laws reduced death and injuries from mass public shootings to zero." Lott reported "For
those states from which data are available before and after the passage of such laws,
the mean per-capita death rate from mass shootings in those states plummeted by 69
percent." (Jasper) Even more important, States that have laws allowing citizens to carry
concealed handguns, have a better chance of stopping, if not deterring gun violence than
those States without this law. (Jasper)
In fact, Lott detailed when concealed handgun laws went into effect in
a county, "murders fell by about 8 percent, rapes fell by 7 percent." And according to
Lott, States that don't have the right-to-carry concealed gun provisions could have avoided
1,570 murders, 4,177 murders and over 60,000 aggravated assaults annually. (Jasper) The
point here is clear, guns save lives and prevent violence.
Don't get me wrong, I'm not pro-gun, but I'm not anti-gun either.
And I'm not, nor have I ever been an NRA advocate. But I don't see disarming the public
as a way of stopping the violence. In fact, I see it as a contributing factor in the rise
of violent acts, as apparent in Australia.
I would like to once more emphasis my position on guns. I've never owned
a gun, and I probably never will. The only time I've ever shot a gun was in Basic Training.
However, my reluctance to own or use a gun doesn't give me the right to infringe upon
someone else's right to have a gun; no matter the reason for their wanting one. And I'm
sorry if some people disagree, but the Second Amendment of the US Constitution clearly
gives Americans the right to own guns, and any abridge to that right would
Several times in America's history the Supreme Court has had to rule
on whether bearing arms was an individual's right or a collective right of a State. "Since
1857 the Supreme Court has treated the Second Amendment as guaranteeing an individual
right." (Fezell) Probably the most famous of these decisions was the Dred Scott Case
(Scott v. Stanford). At the time, southern slave owners were not for freeing their
slaves, let alone wanting to give them the right to bare arms, but in this case, the high
court declared a person's skin color did not prohibit the individual's
right to own and bear arms. (Fezell)
Although the Supreme Court has held the Second Amendment as an
individual's right, I would like to stress that this amendment isn't just another one of
our rights. It is the bedrock to all our other rights. It is the very foundation that
supports and secures all of our individual rights afforded to us by our Constitution and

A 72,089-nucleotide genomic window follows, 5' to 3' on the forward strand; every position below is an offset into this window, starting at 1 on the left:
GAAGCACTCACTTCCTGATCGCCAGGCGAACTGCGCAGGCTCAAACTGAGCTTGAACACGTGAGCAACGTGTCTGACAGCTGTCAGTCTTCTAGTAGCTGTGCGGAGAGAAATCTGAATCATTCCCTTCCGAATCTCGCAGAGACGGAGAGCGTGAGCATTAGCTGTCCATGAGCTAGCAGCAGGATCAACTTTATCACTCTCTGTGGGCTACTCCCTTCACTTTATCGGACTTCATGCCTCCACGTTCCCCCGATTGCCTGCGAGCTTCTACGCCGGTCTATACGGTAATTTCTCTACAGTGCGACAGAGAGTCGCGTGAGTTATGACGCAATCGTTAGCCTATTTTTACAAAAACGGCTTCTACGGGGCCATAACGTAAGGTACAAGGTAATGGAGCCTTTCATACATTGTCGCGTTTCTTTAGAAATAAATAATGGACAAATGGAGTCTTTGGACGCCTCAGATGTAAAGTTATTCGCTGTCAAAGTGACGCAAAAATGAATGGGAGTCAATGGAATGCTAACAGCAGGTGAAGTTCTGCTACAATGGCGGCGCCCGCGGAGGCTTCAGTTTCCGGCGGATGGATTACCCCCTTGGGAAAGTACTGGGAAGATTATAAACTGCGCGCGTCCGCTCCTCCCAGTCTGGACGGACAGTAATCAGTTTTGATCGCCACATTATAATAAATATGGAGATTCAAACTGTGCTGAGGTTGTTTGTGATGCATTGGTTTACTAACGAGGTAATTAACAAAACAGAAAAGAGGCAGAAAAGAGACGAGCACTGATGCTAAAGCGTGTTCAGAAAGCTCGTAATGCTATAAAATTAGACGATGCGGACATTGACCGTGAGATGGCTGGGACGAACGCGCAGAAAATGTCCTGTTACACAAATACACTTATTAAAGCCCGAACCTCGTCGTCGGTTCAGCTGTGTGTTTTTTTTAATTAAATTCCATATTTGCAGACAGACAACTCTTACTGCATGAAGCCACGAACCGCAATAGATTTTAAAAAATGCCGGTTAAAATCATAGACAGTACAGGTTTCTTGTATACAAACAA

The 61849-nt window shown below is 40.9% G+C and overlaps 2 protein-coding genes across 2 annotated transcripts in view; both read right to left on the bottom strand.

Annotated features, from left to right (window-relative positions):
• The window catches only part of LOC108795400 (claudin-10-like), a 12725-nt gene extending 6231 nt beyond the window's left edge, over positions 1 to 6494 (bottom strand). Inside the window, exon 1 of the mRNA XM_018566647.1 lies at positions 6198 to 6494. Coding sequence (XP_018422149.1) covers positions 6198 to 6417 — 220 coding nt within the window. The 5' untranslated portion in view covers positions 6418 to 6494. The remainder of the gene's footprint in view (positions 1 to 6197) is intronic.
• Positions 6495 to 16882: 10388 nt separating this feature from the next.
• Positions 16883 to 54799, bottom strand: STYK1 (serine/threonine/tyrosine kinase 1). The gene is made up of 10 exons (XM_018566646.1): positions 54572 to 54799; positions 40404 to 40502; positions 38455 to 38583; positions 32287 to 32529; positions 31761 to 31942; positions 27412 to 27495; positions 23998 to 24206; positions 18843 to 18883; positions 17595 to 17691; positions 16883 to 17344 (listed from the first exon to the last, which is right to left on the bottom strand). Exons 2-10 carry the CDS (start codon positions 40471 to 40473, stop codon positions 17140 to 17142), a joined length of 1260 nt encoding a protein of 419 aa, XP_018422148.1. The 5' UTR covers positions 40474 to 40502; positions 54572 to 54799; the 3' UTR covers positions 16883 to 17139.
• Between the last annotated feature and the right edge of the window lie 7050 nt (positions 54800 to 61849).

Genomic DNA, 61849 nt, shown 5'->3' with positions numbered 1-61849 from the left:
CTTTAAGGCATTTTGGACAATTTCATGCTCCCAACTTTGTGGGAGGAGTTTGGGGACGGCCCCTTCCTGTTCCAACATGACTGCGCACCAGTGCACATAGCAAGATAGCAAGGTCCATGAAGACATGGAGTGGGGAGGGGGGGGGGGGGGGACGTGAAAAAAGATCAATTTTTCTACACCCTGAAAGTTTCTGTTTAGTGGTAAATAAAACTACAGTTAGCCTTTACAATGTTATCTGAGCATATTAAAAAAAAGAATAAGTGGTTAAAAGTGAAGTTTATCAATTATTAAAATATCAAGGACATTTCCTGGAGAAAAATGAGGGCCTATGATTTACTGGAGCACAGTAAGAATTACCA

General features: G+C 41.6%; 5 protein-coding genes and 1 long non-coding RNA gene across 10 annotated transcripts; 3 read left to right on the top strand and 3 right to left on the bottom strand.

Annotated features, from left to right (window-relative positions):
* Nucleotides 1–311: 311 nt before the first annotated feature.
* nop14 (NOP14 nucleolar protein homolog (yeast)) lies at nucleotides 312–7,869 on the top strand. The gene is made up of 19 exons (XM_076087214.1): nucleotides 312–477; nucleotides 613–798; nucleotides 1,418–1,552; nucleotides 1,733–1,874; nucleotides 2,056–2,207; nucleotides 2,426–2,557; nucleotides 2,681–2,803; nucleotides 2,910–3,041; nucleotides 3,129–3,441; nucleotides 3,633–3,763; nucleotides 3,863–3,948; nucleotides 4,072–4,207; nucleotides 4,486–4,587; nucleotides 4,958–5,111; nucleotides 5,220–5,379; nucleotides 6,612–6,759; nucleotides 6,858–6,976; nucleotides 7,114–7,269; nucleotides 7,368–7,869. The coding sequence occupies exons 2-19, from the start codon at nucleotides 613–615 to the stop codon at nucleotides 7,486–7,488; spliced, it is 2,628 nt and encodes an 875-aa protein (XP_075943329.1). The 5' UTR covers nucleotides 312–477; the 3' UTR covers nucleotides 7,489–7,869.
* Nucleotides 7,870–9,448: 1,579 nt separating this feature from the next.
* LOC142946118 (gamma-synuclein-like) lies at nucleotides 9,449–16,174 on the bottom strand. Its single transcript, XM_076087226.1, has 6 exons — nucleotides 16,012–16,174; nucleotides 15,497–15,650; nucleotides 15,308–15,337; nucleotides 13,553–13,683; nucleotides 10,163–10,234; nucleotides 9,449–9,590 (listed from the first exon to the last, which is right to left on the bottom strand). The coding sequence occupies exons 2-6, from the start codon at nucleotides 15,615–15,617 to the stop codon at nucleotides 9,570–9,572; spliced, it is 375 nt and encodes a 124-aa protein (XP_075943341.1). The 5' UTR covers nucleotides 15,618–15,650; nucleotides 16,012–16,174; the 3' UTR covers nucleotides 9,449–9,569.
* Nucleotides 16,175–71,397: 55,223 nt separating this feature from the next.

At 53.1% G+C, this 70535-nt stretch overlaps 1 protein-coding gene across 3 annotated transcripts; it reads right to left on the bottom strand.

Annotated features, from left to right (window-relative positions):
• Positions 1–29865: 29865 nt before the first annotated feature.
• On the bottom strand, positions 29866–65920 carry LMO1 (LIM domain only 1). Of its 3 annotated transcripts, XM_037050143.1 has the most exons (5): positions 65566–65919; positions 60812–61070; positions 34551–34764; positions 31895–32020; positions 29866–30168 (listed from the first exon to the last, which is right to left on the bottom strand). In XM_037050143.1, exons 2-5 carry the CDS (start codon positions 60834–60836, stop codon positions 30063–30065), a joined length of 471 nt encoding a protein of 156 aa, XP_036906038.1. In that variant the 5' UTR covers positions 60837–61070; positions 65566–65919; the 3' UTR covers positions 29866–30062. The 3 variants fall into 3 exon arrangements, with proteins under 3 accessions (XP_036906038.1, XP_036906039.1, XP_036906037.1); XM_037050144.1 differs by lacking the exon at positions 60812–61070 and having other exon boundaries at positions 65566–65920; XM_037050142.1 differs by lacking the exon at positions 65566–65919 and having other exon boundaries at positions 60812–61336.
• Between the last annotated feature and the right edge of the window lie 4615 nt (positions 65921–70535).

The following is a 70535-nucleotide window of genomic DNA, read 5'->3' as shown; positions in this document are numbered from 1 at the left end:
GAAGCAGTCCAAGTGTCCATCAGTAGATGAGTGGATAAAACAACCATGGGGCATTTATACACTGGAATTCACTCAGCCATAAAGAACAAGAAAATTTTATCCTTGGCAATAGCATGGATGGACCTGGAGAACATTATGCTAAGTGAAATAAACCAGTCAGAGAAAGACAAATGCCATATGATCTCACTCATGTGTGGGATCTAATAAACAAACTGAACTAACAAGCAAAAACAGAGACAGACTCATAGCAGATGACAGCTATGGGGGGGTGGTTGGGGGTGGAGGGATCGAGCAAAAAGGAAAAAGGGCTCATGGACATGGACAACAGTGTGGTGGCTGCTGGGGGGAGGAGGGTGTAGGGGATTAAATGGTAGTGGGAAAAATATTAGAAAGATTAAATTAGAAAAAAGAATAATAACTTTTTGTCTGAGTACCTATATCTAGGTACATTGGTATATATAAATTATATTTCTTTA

the blood that has been spilt to protect this time-honored document and our way of life.
And to me, a pursuit to ban guns in the United States would be futile. But if such laws
were enacted to take away or limit the Second Amendment, I see it as the beginning to the
end of our other rights and freedoms. If the public allows the government to limit or
remove the bedrock amendment, other individual rights will fall; such as
freedom of speech, freedom of press, freedom of religion, and freedom from unreasonable
searches and seizures; just to mention a few.
Therefore, I feel we should direct our attention and efforts to more
meaningful, apposite and realistic solutions to the gun problem. And though efforts
by most anti-gun advocates are praiseworthy, I feel they are attacking the problem from
the wrong angle. For instance, in today's age of medicine, a doctor doesn't just lop off
a person's arm because he or she has a fractured radius, but rather a doctor sets the
bone and puts the arm in a brace for support and to restrict movement so the bone can heal.
But from what I can see, anti-gun advocates are using the lopping-off strategy by blaming
guns for all the violence and by calling for the elimination of guns.
The anti-gun advocates base their so-called solution on a belief if they
can get rid of all the guns, the problem will go away. But they need to realize they'd be
kidding themselves if they think they can actually get rid of all the guns. There is no
doubt that they'll be unable to get all the criminal or illegal guns. And any attempt to
disarm the public is simply playing into the hands of the criminal element in our society
and into the clutches of a government wanting more control over its people.
Banning guns will not stop the violence, it will only open the door to more violence and
attacks on the general law-abiding citizen.
year will go down in history.
For the first time, a civilized nation has full gun registration.
Our streets will be safer, our police more efficient,
and the world will follow our lead into the future!"
--Adolph Hitler, 1933
What's more, I don't see any attempt to dismantle a Constitutional
right as a way to resolve illegal acts or as a way to get to the source of the problem.
Matter of fact, I see such attempts more counterproductive than productive. I don't see
taking people's rights away to be the answer to anything; surely not the solution to such
a complicated problem as gun violence.
From education and experience, I've learned in order to solve a problem,
it must first be clearly defined. And I don't believe either side has clearly identified
the problem as of yet. And so, confusion about a resolution is the ultimate result. But in
short, I believe a clear definition of the gun problem in America's classrooms is our
children have unrestricted access to guns, and our children have the will to use them to
cause harm to others and to themselves.
Note this problem is two fold. One part is the fact that children have
unrestricted access to weapons, while the other part is that they are willing to use these
weapons to do harm to themselves or to others.
To solve the first part of the problem, I think it would be logical to
simply deny children access to these weapons. How? Well, I believe a senior researcher by
the name of David Kennedy at Harvard University's Kennedy school of government has found
the answer. He "believes police can drastically reduce crime by going after the people
who make guns so accessible to juveniles." (Cooperman) According to Kennedy, going after
the illegal dealers will take the guns out of the hands of our children. This would also